Building an Electric Supercar at Home

By Wesley Fenlon

Twice the horsepower of the Tesla Model S in a 1970s BMW? You've got our attention.

Tesla's Model S accomplished a goal that has eluded carmakers for decades. It's an electric car with no sacrifices in design: Even without a combustion engine, it can hit a top speed of 125 miles per hour and accelerates to 60 in five seconds. It looks like a real luxury sedan--no funky solar panels like the electric cars of the 90s, no cramped interior like the diminutive Smart car. The performance model of the Tesla offers around 400 horsepower. Beastly for a sedan--but only half of the power Californian Mike Pethel has built into a homegrown electric BMW.

Pethel's building an electric BWM supercar. He wants it to be the fastest environmentally friendly car on the road. It likely already is, and he hasn't even put the finishing touches on yet. Marketplace describes Pethel as an obsessive, but also a bit of a genius.

"In the months I've watched the project, I've come to think his real goal is innovation itself -- rethinking cars," writes Alex Chadwick. He's developed new motors; they can run a racecar or a bread truck, he says -- it's all in the tweaks. This from a no-college techno-savant turned radical green."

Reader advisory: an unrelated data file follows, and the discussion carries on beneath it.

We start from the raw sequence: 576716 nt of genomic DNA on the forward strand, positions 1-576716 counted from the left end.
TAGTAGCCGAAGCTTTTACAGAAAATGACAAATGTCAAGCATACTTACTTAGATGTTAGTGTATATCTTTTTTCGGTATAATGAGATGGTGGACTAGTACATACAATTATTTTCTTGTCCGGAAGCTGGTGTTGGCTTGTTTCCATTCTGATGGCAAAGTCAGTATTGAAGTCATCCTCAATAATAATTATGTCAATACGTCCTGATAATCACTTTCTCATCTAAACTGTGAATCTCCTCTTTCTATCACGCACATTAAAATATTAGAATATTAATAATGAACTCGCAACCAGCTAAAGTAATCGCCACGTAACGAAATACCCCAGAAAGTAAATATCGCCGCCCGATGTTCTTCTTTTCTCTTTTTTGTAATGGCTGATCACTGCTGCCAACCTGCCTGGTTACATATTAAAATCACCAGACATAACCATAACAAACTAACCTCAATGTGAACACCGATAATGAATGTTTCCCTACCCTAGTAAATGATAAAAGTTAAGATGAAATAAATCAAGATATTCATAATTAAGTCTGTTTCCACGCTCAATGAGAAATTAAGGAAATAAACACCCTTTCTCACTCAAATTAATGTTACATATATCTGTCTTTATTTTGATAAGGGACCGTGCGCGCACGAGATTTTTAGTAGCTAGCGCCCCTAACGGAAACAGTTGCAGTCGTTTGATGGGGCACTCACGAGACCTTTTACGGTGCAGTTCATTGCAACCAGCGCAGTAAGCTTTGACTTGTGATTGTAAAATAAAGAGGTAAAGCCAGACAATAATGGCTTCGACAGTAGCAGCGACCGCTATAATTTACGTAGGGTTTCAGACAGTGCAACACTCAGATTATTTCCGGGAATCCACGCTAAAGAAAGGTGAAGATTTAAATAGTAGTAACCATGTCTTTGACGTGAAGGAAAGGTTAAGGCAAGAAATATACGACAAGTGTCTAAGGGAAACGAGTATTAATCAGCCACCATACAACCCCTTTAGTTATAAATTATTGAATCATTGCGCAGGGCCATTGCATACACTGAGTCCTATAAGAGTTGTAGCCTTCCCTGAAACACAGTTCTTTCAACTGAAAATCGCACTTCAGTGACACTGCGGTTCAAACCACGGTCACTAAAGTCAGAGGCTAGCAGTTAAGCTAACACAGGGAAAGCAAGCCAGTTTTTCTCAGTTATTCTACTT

The pair of electric motors under the hood of Pethel's modified BMW run on DC, direct current, rather than the more common alternating current. And it's not built for efficiency--the car can only travel about 50 miles, a third of the Model S' baseline 160 miles (and far shorter than its 300 mile maximum). But it can burn through a megawatt of energy, which Marketplace calls enough to power 750 homes.

And that raises a question about how environmentally friendly the car is, exactly. Does it burn fossil fuels by itself while it's tearing down the highway? No. But that's a technicality, and Pethel's BMW clearly uses a monstrous amount of energy to earn its supercar stripes. On the bright side, the engine doesn't have to burn up a suburb's worth of electricity to run.

Pethel says he could build a 200 horsepower model or a 2000 horsepower model. In time, his engine could compete with the Tesla or the Nissan Leaf or the Chevy Volt. Not bad for a guy with no college education.